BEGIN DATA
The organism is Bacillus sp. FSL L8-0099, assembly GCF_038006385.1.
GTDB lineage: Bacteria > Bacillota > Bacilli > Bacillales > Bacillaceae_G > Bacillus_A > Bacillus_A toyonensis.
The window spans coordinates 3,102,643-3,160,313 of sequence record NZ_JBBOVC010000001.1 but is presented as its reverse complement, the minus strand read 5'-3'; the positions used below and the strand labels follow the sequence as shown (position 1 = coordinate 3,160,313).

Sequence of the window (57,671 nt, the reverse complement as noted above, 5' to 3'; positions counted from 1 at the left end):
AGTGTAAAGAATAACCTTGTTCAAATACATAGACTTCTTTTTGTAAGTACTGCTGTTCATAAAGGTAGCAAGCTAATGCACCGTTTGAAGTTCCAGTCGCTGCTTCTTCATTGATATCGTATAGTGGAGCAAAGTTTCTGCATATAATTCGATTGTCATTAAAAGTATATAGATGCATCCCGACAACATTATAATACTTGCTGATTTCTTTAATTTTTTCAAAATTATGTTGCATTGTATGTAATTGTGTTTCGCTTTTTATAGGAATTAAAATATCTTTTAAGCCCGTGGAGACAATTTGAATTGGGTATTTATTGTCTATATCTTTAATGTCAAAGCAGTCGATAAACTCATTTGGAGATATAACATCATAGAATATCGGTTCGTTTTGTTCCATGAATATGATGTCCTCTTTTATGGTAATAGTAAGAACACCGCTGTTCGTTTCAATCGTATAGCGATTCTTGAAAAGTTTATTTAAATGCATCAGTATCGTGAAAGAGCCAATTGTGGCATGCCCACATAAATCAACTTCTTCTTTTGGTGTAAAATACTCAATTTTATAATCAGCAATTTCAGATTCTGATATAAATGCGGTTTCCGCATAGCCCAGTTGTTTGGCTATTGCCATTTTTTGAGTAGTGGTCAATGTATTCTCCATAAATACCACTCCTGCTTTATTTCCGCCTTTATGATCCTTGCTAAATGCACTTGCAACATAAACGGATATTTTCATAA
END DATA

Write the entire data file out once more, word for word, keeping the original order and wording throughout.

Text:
The organism is Bacillus sp. FSL L8-0099, assembly GCF_038006385.1.
GTDB lineage: Bacteria > Bacillota > Bacilli > Bacillales > Bacillaceae_G > Bacillus_A > Bacillus_A toyonensis.
The window spans coordinates 3,102,643-3,160,313 of sequence record NZ_JBBOVC010000001.1 but is presented as its reverse complement, the minus strand read 5'-3'; the positions used below and the strand labels follow the sequence as shown (position 1 = coordinate 3,160,313).

Sequence of the window (57,671 nt, the reverse complement as noted above, 5' to 3'; positions counted from 1 at the left end):
AGTGTAAAGAATAACCTTGTTCAAATACATAGACTTCTTTTTGTAAGTACTGCTGTTCATAAAGGTAGCAAGCTAATGCACCGTTTGAAGTTCCAGTCGCTGCTTCTTCATTGATATCGTATAGTGGAGCAAAGTTTCTGCATATAATTCGATTGTCATTAAAAGTATATAGATGCATCCCGACAACATTATAATACTTGCTGATTTCTTTAATTTTTTCAAAATTATGTTGCATTGTATGTAATTGTGTTTCGCTTTTTATAGGAATTAAAATATCTTTTAAGCCCGTGGAGACAATTTGAATTGGGTATTTATTGTCTATATCTTTAATGTCAAAGCAGTCGATAAACTCATTTGGAGATATAACATCATAGAATATCGGTTCGTTTTGTTCCATGAATATGATGTCCTCTTTTATGGTAATAGTAAGAACACCGCTGTTCGTTTCAATCGTATAGCGATTCTTGAAAAGTTTATTTAAATGCATCAGTATCGTGAAAGAGCCAATTGTGGCATGCCCACATAAATCAACTTCTTCTTTTGGTGTAAAATACTCAATTTTATAATCAGCAATTTCAGATTCTGATATAAATGCGGTTTCCGCATAGCCCAGTTGTTTGGCTATTGCCATTTTTTGAGTAGTGGTCAATGTATTCTCCATAAATACCACTCCTGCTTTATTTCCGCCTTTATGATCCTTGCTAAATGCACTTGCAACATAAACGGATATTTTCATAA